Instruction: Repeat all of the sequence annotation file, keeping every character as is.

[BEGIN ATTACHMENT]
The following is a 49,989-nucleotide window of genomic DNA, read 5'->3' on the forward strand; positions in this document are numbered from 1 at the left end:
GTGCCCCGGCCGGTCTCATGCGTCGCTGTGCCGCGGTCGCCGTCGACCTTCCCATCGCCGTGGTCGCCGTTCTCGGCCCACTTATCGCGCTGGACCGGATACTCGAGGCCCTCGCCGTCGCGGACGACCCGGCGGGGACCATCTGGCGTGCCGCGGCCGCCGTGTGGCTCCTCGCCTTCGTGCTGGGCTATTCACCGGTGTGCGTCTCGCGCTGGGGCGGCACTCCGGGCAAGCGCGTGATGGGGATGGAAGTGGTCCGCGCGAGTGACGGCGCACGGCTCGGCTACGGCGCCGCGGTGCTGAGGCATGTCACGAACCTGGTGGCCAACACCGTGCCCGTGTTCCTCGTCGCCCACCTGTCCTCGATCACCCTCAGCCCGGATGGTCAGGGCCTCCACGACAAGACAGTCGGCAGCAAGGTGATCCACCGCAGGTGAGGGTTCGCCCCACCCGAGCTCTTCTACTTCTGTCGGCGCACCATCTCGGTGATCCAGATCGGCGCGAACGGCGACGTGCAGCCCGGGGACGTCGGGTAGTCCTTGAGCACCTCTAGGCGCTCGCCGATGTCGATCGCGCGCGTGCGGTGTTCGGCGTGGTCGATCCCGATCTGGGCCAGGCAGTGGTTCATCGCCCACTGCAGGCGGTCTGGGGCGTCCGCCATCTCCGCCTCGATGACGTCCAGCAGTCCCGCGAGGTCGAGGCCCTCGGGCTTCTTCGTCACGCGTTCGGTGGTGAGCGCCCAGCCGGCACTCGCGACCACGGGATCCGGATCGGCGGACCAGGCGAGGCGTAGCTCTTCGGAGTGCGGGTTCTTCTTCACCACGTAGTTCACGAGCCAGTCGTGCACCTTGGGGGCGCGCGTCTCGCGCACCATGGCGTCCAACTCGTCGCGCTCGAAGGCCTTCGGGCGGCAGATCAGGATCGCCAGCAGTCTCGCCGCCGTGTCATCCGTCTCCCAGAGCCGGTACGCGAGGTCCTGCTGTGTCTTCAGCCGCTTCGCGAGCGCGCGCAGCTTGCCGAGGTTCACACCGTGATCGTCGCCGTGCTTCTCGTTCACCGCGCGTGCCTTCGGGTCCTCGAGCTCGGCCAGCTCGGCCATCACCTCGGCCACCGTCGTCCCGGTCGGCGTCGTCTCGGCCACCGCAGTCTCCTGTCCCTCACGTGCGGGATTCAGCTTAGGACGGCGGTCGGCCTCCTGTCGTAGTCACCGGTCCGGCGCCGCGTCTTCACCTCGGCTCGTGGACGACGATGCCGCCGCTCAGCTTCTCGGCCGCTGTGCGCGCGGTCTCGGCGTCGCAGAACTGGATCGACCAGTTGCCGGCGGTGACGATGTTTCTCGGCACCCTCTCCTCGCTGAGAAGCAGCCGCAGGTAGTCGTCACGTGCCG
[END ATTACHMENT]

The following is a 49,989-nucleotide window of genomic DNA, read 5'->3' on the forward strand; positions in this document are numbered from 1 at the left end:
GTGCCCCGGCCGGTCTCATGCGTCGCTGTGCCGCGGTCGCCGTCGACCTTCCCATCGCCGTGGTCGCCGTTCTCGGCCCACTTATCGCGCTGGACCGGATACTCGAGGCCCTCGCCGTCGCGGACGACCCGGCGGGGACCATCTGGCGTGCCGCGGCCGCCGTGTGGCTCCTCGCCTTCGTGCTGGGCTATTCACCGGTGTGCGTCTCGCGCTGGGGCGGCACTCCGGGCAAGCGCGTGATGGGGATGGAAGTGGTCCGCGCGAGTGACGGCGCACGGCTCGGCTACGGCGCCGCGGTGCTGAGGCATGTCACGAACCTGGTGGCCAACACCGTGCCCGTGTTCCTCGTCGCCCACCTGTCCTCGATCACCCTCAGCCCGGATGGTCAGGGCCTCCACGACAAGACAGTCGGCAGCAAGGTGATCCACCGCAGGTGAGGGTTCGCCCCACCCGAGCTCTTCTACTTCTGTCGGCGCACCATCTCGGTGATCCAGATCGGCGCGAACGGCGACGTGCAGCCCGGGGACGTCGGGTAGTCCTTGAGCACCTCTAGGCGCTCGCCGATGTCGATCGCGCGCGTGCGGTGTTCGGCGTGGTCGATCCCGATCTGGGCCAGGCAGTGGTTCATCGCCCACTGCAGGCGGTCTGGGGCGTCCGCCATCTCCGCCTCGATGACGTCCAGCAGTCCCGCGAGGTCGAGGCCCTCGGGCTTCTTCGTCACGCGTTCGGTGGTGAGCGCCCAGCCGGCACTCGCGACCACGGGATCCGGATCGGCGGACCAGGCGAGGCGTAGCTCTTCGGAGTGCGGGTTCTTCTTCACCACGTAGTTCACGAGCCAGTCGTGCACCTTGGGGGCGCGCGTCTCGCGCACCATGGCGTCCAACTCGTCGCGCTCGAAGGCCTTCGGGCGGCAGATCAGGATCGCCAGCAGTCTCGCCGCCGTGTCATCCGTCTCCCAGAGCCGGTACGCGAGGTCCTGCTGTGTCTTCAGCCGCTTCGCGAGCGCGCGCAGCTTGCCGAGGTTCACACCGTGATCGTCGCCGTGCTTCTCGTTCACCGCGCGTGCCTTCGGGTCCTCGAGCTCGGCCAGCTCGGCCATCACCTCGGCCACCGTCGTCCCGGTCGGCGTCGTCTCGGCCACCGCAGTCTCCTGTCCCTCACGTGCGGGATTCAGCTTAGGACGGCGGTCGGCCTCCTGTCGTAGTCACCGGTCCGGCGCCGCGTCTTCACCTCGGCTCGTGGACGACGATGCCGCCGCTCAGCTTCTCGGCCGCTGTGCGCGCGGTCTCGGCGTCGCAGAACTGGATCGACCAGTTGCCGGCGGTGACGATGTTTCTCGGCACCCTCTCCTCGCTGAGAAGCAGCCGCAGGTAGTCGTCACGTGCCG